Lockwood sees the underside: kennels closing in the face of lotteries and casino gambling. Abandoned dogs. Injured dogs. Not enough adoptions.
“A lot of these dogs are in deplorable condition,” Lockwood says, “and unless people have a lot of time and money to rehabilitate them, they aren’t going to make it.”
Barbaro’s heartbreaking injury during the 2006 Preakness highlighted the dangers of selectively breeding race horses. Too much muscle, too little leg.
Neither dog racing nor horse racing carries the deliberately brutish stigma of dog-fighting, but there is no doubt that our penchant for gambling and spectacle creates a flotsam and jetsam of animal suffering.
Most people who lay down bets from air-conditioned viewing stands probably have little idea how prevalent – and even acceptable â€“ dog-fighting has become in some Tampa Bay quarters, Lockwood says.
The SPCA, one of several bay-area shelters, takes in wounded combatants about every other week, she says. These are not the high-stakes fighters of Vick’s Bad Newz Kennels. They are minor leaguers who fight in back yards, alleys and abandoned houses.
Humans usually take off before investigators can catch them, Lockwood says. But walls smeared with blood and chewed-up, abandoned losers leave no doubt what transpired.
Owners are almost always boys or young men, sometimes influenced by hip-hop lyrics that portray dog fighting as cool.
“It’s about drugs, money and peer pressure,” Lockwood says. “Whoever has the top dog is the toughest person.”
Until recently, Lockwood lectured at a camp for juvenile offenders. Almost every teenager in the camp had been to a dogfight or knew of them. They did not view fighting as wrong. The dogs liked to fight, they said.
Dog fighting is common in the rural South, Lockwood says. Tampa Bay SPCA workers have traveled to Alabama three times this year to help make busts. It’s often hard to catch participants, she says, because sympathetic locals tip them off.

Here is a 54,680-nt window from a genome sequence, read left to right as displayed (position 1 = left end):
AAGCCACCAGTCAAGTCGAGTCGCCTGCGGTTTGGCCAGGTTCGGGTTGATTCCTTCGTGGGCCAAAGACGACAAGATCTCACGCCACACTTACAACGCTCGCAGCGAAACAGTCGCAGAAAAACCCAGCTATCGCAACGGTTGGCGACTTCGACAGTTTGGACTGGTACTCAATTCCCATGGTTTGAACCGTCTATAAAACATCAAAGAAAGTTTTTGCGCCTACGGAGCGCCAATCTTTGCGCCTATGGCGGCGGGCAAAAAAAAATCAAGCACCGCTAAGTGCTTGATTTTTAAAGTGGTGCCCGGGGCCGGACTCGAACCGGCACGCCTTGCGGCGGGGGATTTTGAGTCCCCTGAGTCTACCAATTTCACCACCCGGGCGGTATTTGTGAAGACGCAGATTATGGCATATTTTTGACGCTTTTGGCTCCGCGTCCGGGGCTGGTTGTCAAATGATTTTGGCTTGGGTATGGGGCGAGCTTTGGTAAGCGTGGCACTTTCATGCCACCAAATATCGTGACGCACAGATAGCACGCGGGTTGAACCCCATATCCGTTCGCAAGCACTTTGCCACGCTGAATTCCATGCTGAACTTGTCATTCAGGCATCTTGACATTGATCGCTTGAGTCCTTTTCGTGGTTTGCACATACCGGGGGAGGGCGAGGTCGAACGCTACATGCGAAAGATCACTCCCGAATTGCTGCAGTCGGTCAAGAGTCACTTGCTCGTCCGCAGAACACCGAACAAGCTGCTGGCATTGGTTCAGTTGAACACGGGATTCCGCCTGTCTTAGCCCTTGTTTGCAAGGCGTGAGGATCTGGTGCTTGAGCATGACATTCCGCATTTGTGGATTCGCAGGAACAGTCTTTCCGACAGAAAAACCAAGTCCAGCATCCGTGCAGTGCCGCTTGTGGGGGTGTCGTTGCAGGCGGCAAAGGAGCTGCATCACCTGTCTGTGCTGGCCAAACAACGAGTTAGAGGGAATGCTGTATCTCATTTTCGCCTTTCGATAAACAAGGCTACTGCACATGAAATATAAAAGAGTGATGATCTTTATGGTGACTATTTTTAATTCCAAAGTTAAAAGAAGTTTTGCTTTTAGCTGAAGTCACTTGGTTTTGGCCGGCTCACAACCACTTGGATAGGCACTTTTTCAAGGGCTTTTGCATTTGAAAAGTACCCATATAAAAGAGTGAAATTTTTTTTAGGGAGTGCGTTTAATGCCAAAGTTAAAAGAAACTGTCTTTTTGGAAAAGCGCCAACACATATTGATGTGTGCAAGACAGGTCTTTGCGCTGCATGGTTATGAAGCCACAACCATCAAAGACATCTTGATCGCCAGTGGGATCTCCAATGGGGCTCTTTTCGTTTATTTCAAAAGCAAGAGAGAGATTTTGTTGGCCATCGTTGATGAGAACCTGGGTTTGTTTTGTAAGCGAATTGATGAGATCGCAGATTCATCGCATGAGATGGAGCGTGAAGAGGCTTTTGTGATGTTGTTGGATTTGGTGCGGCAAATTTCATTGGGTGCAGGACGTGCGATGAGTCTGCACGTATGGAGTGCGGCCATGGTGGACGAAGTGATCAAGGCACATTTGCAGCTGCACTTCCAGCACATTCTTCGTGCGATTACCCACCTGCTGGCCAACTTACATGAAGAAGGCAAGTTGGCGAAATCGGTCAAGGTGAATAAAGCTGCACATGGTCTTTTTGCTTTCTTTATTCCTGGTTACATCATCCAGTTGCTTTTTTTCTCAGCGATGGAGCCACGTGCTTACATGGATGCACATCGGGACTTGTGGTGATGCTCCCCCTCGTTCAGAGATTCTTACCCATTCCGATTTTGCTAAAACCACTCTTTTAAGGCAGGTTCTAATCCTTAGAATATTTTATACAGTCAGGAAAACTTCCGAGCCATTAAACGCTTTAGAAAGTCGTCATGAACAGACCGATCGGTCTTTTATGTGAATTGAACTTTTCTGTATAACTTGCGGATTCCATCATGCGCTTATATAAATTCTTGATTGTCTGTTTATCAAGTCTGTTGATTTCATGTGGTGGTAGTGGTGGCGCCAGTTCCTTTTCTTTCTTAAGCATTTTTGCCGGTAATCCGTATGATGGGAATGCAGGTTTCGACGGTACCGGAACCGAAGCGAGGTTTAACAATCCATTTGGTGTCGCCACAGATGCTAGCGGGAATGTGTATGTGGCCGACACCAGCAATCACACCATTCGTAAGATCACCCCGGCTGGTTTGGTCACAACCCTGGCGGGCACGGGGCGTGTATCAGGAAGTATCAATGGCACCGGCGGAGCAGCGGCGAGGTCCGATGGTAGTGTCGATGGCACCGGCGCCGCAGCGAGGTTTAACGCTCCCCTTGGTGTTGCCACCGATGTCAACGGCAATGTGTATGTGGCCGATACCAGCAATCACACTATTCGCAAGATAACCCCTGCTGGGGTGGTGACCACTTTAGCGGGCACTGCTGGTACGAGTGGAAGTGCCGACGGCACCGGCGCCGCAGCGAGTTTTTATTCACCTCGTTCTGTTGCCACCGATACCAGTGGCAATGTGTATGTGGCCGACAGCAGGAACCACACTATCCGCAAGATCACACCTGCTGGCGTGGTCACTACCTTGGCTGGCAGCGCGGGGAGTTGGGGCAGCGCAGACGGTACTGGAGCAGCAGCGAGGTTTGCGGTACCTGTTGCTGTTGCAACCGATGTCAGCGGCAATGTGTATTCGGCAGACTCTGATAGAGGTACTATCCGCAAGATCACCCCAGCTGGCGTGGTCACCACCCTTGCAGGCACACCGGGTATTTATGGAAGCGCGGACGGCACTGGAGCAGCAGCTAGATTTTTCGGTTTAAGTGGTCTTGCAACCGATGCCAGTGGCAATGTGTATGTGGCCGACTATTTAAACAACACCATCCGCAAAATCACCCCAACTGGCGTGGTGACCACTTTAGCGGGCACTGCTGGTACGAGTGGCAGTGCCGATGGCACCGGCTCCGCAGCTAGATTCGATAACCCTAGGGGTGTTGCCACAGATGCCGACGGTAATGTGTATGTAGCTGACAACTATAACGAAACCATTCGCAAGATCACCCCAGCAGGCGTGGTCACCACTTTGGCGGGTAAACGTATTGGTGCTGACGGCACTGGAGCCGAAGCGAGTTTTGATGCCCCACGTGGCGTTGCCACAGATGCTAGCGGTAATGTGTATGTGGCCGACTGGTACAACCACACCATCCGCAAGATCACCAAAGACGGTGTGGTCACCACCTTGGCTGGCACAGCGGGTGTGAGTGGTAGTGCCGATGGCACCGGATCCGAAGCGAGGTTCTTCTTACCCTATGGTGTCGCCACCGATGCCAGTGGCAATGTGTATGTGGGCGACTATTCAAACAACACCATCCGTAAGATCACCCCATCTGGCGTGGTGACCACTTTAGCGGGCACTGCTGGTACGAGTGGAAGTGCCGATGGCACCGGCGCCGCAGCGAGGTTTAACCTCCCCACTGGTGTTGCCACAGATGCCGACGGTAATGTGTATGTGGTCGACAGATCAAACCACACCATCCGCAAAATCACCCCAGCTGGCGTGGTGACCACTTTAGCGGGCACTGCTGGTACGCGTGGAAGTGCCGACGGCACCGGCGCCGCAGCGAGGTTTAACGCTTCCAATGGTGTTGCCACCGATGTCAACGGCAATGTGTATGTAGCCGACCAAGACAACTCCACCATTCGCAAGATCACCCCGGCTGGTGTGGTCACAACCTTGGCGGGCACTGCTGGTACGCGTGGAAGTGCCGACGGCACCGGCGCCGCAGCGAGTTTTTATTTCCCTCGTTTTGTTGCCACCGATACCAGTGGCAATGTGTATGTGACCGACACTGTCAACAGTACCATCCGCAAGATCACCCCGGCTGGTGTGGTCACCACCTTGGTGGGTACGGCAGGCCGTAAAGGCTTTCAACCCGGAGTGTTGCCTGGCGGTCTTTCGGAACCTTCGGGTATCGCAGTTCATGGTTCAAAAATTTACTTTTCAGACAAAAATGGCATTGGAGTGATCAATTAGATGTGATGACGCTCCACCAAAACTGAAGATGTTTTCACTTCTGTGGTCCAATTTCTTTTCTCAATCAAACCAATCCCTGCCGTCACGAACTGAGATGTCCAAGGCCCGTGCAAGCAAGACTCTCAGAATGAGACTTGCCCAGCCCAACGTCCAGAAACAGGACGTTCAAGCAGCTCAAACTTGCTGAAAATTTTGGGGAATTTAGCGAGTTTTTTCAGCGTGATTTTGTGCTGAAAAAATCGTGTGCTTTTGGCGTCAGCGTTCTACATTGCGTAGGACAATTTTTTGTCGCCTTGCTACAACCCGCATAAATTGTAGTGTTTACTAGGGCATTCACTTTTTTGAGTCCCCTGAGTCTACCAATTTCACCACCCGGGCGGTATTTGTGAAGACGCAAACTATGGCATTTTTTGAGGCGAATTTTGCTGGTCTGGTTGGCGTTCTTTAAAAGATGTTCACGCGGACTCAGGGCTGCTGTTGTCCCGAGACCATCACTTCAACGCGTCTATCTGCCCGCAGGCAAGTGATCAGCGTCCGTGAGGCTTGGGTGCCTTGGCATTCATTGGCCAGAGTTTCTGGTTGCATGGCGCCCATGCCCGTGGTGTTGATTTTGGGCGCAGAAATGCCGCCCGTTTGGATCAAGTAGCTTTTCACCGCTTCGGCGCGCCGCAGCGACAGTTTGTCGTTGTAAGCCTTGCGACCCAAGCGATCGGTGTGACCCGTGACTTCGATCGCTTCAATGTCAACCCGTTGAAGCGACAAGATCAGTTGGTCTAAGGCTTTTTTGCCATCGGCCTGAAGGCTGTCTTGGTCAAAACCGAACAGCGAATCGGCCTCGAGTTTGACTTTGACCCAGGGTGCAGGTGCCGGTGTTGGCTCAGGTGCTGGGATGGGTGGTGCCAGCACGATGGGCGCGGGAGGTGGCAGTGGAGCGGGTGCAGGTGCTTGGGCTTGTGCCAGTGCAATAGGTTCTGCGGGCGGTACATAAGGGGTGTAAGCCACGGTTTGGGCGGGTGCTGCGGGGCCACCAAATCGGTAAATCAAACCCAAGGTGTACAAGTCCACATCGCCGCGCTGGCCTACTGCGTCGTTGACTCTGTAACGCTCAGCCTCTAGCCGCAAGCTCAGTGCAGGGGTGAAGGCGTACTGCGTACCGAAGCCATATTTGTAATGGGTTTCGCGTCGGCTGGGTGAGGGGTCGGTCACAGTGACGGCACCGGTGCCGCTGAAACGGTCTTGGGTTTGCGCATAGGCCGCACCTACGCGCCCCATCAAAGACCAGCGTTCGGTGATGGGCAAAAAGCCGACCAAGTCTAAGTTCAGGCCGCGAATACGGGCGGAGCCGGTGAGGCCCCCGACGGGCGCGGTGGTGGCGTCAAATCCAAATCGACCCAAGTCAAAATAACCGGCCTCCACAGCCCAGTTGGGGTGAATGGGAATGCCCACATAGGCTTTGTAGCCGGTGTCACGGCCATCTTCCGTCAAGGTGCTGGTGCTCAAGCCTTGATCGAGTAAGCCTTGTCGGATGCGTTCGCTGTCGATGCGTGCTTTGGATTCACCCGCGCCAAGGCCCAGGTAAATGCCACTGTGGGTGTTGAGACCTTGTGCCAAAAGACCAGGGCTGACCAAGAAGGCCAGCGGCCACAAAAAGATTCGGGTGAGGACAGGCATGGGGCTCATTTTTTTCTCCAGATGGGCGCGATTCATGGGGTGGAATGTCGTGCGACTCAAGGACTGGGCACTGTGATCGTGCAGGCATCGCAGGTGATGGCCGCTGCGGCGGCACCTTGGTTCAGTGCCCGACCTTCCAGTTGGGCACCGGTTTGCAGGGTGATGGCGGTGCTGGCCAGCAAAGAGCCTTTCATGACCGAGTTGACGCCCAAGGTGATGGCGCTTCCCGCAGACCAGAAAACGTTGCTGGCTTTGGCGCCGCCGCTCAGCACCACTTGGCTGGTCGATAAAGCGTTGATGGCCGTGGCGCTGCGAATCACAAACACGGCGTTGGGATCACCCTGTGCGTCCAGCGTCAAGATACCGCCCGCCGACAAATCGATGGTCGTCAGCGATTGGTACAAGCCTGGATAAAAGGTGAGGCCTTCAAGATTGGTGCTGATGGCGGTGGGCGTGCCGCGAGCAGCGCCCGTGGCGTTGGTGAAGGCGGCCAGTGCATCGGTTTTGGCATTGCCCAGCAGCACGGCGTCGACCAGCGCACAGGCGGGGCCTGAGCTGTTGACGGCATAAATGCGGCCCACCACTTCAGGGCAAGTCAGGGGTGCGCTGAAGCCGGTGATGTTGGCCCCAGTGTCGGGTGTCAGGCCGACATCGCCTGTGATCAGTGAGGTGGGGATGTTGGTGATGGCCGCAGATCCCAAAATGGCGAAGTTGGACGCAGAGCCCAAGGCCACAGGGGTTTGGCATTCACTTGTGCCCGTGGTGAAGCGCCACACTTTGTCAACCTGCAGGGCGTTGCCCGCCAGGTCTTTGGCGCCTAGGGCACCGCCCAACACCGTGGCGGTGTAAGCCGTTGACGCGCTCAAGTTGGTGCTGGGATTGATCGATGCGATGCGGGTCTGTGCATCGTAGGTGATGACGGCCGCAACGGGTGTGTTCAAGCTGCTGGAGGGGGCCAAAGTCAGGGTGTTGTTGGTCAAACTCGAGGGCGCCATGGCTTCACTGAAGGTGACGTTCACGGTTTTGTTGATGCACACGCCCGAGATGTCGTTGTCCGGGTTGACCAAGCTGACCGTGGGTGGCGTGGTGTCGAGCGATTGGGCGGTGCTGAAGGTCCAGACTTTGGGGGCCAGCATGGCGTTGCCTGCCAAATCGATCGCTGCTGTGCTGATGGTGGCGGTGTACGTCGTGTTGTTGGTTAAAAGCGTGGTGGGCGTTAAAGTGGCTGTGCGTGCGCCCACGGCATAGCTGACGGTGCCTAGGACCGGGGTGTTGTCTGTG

“Mississippi and Louisiana just banned cockfighting. A lot of political figures do it,” she said. “Louisiana is also heavy into dog fighting.”
People for the Ethical Treatment of Animals estimates that 40,000 Americans are involved in some kind of dog fighting, spokesman Dan Shannon says.
Vick’s case “was one of the worst we have seen and we have seen a lot of major cases,” Shannon says. “The size of the operation, the number of dogs subjected to abuse, the level of cruelty.”
Public outrage stems from Vick’s celebrity status, he says, and because so many dog owners relate to the abuse on a personal level.
“You think about your dogs at home. All they want is a scratch on the head and a treat and they give you all this unconditional support. The thought of using that good nature against them sickens people.”
PETA, whose Web site hits have grown 30 percent since Vick was indicted, may have shed some of its wacko fringe image by championing aggressive sanctions against Vick.
PETA members don’t eat meat; don’t wear leather and object to rodeos and circus acts that include animals. If nothing else, you have to acknowledge the consistency of their beliefs – compared to the rest of us who misuse animals just a little bit.
Just some of the time.
And maybe just the cold-blooded ones.